The bidirectional relationship between these two means that what is true for one is true for the other. Experts recommend sleeping for 7-9 hours a night, and not getting enough sleep has a significant effect on stress levels. Research demonstrates that people who sleep better experience less negative emotions and can actually recover faster from a stressful situation. The holidays are a stressful time, but they’re also cheery and magical. Sleeping adequately ensures that we can still celebrate the magic of the holiday seasonandfeel good enough to spend time with family and friends. 

Biologically, poor sleep quality and decreased sleep time influence cortisol levels and systemic inflammation. A broken sleep or deprivation of sleep over a long period of time can directly increase cortisol levels to a higher baseline. This means that cortisol levels will increase, and stay increased, instead of returning to normal. High cortisol levels make us feel anxious and  worried, increase our heart rate and blood pressure, and are overall outside of the normal, healthy parameters leading to various health complications. 

According to the American Psychological Association, up to 45% of adults report feeling more stressed when sleep duration was under the recommendation of 7-9 hours. A study analyzed adults who slept fewer than eight hours a night for a month and reported significant differences in both mental and physical health as compared to those who slept for 8 hours or more consistently. Some of these effects include: feeling irritable or angry (45% vs 32%); feeling overwhelmed (40% vs 27%); lacking interest, motivation, or energy (42% vs 30%), and losing patience and yelling at a spouse or partner (50% vs 36%); and skipping exercise (41% vs 33%). No one enjoys waking up feeling like they’ve had a bad night’s sleep, and evidently, a consistent lack of sleep affects more than just stress. These feelings and actions oftentimes lead to even higher stress levels, causing more nights of inadequate sleep. 

When proper sleep hygiene is followed consistently, sleep can also do wonders in reducing stress. Following a regular sleep routine calms and restores the mind and body, improving circulation, regulating mood, and sharpening judgment and decision making. Being well-rested leads to better concentration and feeling reassured about being able to take steps to properly reduce stress.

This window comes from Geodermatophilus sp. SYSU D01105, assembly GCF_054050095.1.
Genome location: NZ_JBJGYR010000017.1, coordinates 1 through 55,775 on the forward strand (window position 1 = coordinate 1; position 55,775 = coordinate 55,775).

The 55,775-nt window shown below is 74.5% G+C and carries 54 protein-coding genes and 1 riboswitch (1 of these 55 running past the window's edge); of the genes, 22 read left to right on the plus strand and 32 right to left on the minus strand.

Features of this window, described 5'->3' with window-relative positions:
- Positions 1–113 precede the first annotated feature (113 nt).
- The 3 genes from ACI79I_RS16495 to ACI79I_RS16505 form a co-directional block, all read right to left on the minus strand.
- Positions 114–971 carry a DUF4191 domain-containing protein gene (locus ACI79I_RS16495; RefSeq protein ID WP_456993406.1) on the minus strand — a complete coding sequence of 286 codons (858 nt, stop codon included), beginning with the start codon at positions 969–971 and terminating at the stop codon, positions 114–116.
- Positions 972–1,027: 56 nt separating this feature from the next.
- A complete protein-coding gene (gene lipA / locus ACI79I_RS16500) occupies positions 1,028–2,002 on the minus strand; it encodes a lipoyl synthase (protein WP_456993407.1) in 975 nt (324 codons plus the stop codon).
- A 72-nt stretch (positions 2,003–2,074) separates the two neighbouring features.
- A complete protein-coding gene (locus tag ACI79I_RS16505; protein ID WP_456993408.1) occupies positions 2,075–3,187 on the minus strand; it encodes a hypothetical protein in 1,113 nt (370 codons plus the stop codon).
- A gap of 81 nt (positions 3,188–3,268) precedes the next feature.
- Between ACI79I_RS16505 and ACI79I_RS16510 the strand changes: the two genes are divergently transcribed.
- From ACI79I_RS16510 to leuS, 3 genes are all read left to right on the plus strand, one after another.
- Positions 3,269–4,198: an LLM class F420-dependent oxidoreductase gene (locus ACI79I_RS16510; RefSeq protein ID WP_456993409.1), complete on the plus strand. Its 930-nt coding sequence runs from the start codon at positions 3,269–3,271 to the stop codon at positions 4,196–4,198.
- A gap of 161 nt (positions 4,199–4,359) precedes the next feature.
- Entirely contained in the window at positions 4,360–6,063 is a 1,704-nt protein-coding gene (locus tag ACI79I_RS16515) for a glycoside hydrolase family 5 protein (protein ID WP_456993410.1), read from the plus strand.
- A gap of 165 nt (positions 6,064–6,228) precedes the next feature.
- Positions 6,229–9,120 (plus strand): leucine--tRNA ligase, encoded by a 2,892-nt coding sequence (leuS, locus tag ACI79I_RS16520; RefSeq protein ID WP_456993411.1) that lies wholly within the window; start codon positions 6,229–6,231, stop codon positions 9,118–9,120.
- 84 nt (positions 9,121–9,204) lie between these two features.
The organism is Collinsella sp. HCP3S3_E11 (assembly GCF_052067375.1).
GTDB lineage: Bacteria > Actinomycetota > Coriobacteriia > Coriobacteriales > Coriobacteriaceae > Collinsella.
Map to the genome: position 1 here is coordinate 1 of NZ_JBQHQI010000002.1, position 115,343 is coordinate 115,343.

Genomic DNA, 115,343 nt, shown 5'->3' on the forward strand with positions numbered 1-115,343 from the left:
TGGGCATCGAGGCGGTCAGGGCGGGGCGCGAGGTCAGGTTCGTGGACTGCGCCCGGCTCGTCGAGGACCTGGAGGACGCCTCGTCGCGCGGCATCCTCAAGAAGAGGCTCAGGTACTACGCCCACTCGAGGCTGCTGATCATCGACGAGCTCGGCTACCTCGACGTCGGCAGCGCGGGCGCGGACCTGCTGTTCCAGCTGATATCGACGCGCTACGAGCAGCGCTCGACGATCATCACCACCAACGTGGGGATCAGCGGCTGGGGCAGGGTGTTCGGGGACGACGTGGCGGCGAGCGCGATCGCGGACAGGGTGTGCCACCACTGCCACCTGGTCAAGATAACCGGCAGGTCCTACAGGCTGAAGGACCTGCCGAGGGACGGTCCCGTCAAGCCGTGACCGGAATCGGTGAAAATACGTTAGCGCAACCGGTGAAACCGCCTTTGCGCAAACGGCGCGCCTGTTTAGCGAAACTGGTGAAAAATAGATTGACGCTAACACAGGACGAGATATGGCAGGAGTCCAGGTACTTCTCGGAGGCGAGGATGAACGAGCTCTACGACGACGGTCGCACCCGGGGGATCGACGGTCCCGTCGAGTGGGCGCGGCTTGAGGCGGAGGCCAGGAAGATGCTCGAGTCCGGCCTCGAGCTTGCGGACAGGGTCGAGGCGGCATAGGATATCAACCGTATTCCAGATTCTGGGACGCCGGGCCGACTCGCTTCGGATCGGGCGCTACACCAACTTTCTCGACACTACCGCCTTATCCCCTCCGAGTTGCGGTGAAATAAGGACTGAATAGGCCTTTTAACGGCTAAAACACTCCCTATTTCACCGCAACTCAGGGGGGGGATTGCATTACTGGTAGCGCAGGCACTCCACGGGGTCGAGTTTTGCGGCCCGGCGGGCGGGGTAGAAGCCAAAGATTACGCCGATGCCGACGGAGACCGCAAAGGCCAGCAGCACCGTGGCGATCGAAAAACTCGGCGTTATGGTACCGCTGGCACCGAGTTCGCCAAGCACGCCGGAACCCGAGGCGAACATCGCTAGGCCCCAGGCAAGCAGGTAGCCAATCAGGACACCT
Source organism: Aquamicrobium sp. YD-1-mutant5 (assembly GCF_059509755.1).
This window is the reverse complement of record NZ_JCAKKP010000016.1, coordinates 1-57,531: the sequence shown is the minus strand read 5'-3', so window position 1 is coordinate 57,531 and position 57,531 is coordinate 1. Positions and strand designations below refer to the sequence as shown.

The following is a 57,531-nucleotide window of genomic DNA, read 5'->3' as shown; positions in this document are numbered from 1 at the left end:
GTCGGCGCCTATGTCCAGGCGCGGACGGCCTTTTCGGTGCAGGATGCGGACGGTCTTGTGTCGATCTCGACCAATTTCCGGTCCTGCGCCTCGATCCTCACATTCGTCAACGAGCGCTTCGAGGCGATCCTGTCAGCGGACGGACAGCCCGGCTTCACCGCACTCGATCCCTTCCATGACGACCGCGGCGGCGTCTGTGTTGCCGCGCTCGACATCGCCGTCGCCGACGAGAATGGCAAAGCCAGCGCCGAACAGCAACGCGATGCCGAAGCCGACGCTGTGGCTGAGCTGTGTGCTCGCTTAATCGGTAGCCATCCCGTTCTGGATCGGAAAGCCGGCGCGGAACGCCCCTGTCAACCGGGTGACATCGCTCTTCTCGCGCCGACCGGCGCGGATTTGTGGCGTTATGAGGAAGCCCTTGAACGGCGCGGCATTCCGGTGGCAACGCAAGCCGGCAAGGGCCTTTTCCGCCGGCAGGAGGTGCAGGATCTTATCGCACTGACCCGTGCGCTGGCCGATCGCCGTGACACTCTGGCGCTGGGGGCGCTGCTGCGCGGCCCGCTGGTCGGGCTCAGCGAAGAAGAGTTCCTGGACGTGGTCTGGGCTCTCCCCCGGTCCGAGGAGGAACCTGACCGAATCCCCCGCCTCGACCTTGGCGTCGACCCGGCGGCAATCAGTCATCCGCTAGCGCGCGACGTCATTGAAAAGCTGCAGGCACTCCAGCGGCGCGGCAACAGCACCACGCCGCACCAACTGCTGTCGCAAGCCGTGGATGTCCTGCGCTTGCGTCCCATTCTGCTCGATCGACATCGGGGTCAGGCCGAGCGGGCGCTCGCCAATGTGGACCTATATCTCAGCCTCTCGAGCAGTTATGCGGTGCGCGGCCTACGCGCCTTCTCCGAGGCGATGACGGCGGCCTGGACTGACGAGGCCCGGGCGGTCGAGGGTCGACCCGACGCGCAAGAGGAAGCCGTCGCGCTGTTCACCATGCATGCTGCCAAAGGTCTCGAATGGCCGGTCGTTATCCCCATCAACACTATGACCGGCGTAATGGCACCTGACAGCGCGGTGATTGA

Breaking the Sleep-Stress Cycle 

We now know how sleep and stress work together, causing us to feel worse or better, depending on how we tend to them. Managing stress and reducing stress levels may have a beneficial effect on sleep quality, and vice-versa. Use these next few months to master both sleep and de-stressing routines in order to get the most out of the holidays. 

How to Sleep Better When StressedFollowing a sleep schedule and having a nighttime routine are two surefire ways to maximize sleep. 

Take 2-3 Sleep Alchemy CapsulesSleep contains a blend of 4 herbs and a neurotransmitter which were carefully chosen to promote deep sleep, while being melatonin-free. Entering a deep sleep state allows for your body to sleep uninterrupted throughout the night, while regulating the body's natural sleep cycle.

Save Your Bed for SleepTo help the brain associate the bed with sleep, refrain from eating, watching TV, or working in bed. Keep the bedroom dark, cool, and quiet, and wait until tiredness hits before climbing into bed. 

Don’t Watch the Clock!: We’ve all been there: unable to sleep, counting down the hours until morning. But, experts recommend not looking at the clock at all when trying to sleep or if waking at night. 

Keep a Consistent Sleep Schedule: Our Circadian Rhythm thrives on regularity, so sleeping and waking at the same time each day will help, even when stressed. 

How to Lower Stress for Better Sleep: A good sleep regimen will only work its best if stress levels are managed. 

Take 2-3 Calm Capsules: Our all-natural, clinically-tested product works in under an hour to promote a relaxed state by slowing down the body’s fight or flight response, promoting mind and body relaxation, and decreasing feelings of anxiety and stress. 

Unwind Before Bed: Take a bath, journal, read, or meditate to escape reality for a little bit and calm the mind. Adding these into a nightly routine will reduce stress and help prepare the body for sleep. 

Use Relaxation Techniques: These techniques do exactly what they should: relax us. Relaxing directly combats stress, and meditation or visualization can be great to use when getting into bed. 

Connect with Family and Friends: Stress is a universal experience, especially during the holidays. Schedule a call with loved ones to express how you’re feeling. Sometimes talking it out with someone who understands is exactly what’s needed. 

Stress will forever remain a constant, and, as we’ve learned, a little stress can actually be a good thing. But, feeling stressed and being unable to sleep is frustrating, anxiety-inducing, and can take a toll on our overall health. During this upcoming festive season, it’s crucial to take care of ourselves so we can give to others, and that includes lowering our stressandmastering our sleep. With the right intentions and practice, the sleep-stress cycle can be broken. Get ready to stress less and sleep better this holiday season. 


Breus, Dr. Michael. “Sleep and Stress.”The Sleep Doctor, 9 Sept. 2022,

Labs, SleepScore. “Sleep and Stress: How Does Sleep Reduce Stress.”SleepScore, 2 Sept. 2022, 

“Stress and Sleep.”American Psychological Association, American Psychological Association, 

Serena Pratt

Serena Pratt